Since the Patriot Act, two-party checks have been difficult to deposit without having the correct paperwork. Insurance companies know this, and some have started ignoring the direction-of-pay on supplements. Other than legal action, which I have no problem with, do you have any suggestions?
Insurance companies often use ‘bank drafts’ for settlement payments, not checks as generally presumed. And drafts can be cancelled after deposit and release of the vehicle, leaving the repairer in a lurch. The bad part is the only one the repairer can then go after is the vehicle owner (unless a DRP ‘partner’ is their customer, since that is who their contract is with). Who wants to dun their customer for paying a bill the insurer should have paid?
Receiving bank drafts endorsed by the customer is a nice courtesy, but perhaps a poor business practice. Insurers make money on the interest for such delays, and when figuring how much money is in play, it could be millions of dollars a year in gained interest/profits. When dealing with repairers, insurers have no incentive (contractually or legally) to hurry or avoid unnecessary delays…it literally pays them to do so. After all, the vehicle has been delivered, the customer’s out of the matter and, in reality, the customer owes because the insurer owes the repairer nothing!
I encourage our shop clients to use a well-constructed repair authorization. In it, we encourage repairers to request that the customer have the insurer write the check/draft in the customer’s name (as well as their lienholder when applicable). The customer then takes the risk in depositing the draft in their bank account, and the customer then provides their personal payment to the repairer for the services rendered on their behalf – including any and all supplements before delivery of the vehicle. If the insurer should stop pay on the draft, it will be an issue between the customer and the insurer and not involve the repairing body shop that is off repairing other vehicles, as it should be.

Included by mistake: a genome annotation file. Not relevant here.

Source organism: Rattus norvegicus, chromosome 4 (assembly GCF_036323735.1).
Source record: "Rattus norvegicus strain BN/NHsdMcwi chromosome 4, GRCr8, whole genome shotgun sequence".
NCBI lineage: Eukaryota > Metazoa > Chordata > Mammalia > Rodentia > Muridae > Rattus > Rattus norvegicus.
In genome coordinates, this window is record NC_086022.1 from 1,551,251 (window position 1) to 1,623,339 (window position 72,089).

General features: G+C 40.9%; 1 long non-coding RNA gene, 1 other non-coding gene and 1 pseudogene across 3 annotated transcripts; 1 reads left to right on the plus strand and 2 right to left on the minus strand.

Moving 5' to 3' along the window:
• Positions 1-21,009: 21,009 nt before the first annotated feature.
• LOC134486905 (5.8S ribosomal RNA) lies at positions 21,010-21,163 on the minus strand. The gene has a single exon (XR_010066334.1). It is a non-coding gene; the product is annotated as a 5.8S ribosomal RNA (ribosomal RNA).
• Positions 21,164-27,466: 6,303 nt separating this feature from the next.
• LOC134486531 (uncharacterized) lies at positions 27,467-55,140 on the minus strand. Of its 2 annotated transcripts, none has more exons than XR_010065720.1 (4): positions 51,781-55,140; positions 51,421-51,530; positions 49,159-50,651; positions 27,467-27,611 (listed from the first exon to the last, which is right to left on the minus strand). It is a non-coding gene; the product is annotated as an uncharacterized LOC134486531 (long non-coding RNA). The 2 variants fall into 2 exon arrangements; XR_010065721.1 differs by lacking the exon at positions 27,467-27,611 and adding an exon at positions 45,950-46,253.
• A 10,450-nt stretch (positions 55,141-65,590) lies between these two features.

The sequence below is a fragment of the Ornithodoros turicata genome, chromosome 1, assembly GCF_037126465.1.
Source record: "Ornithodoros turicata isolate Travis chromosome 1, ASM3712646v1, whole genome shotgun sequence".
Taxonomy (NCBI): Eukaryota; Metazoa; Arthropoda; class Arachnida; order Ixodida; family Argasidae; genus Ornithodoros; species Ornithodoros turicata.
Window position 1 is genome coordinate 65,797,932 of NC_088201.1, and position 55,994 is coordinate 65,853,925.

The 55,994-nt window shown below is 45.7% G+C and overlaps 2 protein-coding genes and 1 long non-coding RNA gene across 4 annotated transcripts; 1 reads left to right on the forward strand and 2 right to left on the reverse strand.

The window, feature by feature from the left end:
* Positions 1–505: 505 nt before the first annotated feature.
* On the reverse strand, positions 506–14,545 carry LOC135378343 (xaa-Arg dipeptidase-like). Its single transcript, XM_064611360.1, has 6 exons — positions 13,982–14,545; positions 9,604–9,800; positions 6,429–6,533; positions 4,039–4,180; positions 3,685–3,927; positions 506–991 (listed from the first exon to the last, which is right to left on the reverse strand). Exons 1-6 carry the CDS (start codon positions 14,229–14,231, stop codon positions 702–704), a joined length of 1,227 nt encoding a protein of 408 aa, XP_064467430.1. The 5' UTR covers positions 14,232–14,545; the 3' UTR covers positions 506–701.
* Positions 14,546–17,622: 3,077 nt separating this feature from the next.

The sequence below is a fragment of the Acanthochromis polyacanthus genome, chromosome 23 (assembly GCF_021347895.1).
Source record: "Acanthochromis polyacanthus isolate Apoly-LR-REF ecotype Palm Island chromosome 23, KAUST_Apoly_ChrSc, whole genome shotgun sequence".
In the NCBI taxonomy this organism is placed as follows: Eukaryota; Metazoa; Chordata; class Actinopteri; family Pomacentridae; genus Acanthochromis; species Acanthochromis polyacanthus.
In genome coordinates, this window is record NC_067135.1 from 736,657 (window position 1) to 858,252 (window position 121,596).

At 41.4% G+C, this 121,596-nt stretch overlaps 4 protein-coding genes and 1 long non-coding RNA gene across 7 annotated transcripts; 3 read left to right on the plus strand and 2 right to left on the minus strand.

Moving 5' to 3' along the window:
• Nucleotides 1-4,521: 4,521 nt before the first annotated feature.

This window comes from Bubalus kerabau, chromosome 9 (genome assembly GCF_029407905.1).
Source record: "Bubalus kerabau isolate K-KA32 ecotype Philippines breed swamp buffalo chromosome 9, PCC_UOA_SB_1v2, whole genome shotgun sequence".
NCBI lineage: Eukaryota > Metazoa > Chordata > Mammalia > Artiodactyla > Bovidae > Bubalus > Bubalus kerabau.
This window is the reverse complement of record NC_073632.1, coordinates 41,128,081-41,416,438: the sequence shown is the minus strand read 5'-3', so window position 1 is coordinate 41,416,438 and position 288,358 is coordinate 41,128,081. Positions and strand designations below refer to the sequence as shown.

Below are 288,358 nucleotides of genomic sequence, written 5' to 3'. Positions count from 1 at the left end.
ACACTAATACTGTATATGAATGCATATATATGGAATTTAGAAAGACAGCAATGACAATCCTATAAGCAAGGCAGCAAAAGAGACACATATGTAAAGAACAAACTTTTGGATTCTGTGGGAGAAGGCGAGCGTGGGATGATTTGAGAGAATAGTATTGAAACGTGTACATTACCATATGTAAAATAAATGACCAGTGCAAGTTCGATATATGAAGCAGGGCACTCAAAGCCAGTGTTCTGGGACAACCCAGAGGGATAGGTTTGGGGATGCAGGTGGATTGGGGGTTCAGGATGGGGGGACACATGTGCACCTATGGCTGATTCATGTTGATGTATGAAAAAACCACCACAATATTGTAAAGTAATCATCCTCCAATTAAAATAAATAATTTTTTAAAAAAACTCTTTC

Auto Damage Experts (ADE) encourages that the customer payment be made by credit card (up to $500 to avoid excessive fees) and that the customer pay the balance with certified bank funds and/or cash.
As for supplements, customer vehicles should not be released until full payment for all billings (initial and supplemental) are paid in full. The “No Tickie, No Laundry” policy is simply good business and reasonable and will encourage insurers to avoid short-paying the supplement and handle the matter more quickly with the customer – especially if the vehicle is moved to storage and charges may apply after three days notice of completion, as is the state mandate in Florida. This also encourages the repairer to have their invoice completed and job-costed and all supplements prepared and submitted prior to delivery of the vehicle…as well as to avoid those late nights trying to prepare and submit supplements and only getting 60 cents on the dollar due to desk audits and ensuing short-pays!
Note: ‘direction-to-pays’ should only be used under special circumstances with only trusted insurers and only after a written assurance (by email or fax on company letterhead) that the full amount of the supplement will be provided. Otherwise, they can overnight payment to the customer!
Dealing in a professional, business-like manner with your true ‘customer’ will help you avoid unnecessary and costly legal action. As the viral phrase goes, ‘Ain’t nobody got time for that!’ Such payment policies are professional, avoid unnecessary liabilities and simply make more business ‘cents.’
For more information on ADE Repairer Coaching/Consulting for you and your company, call me at 1-888-868-9891 or e-mail me at [email protected].
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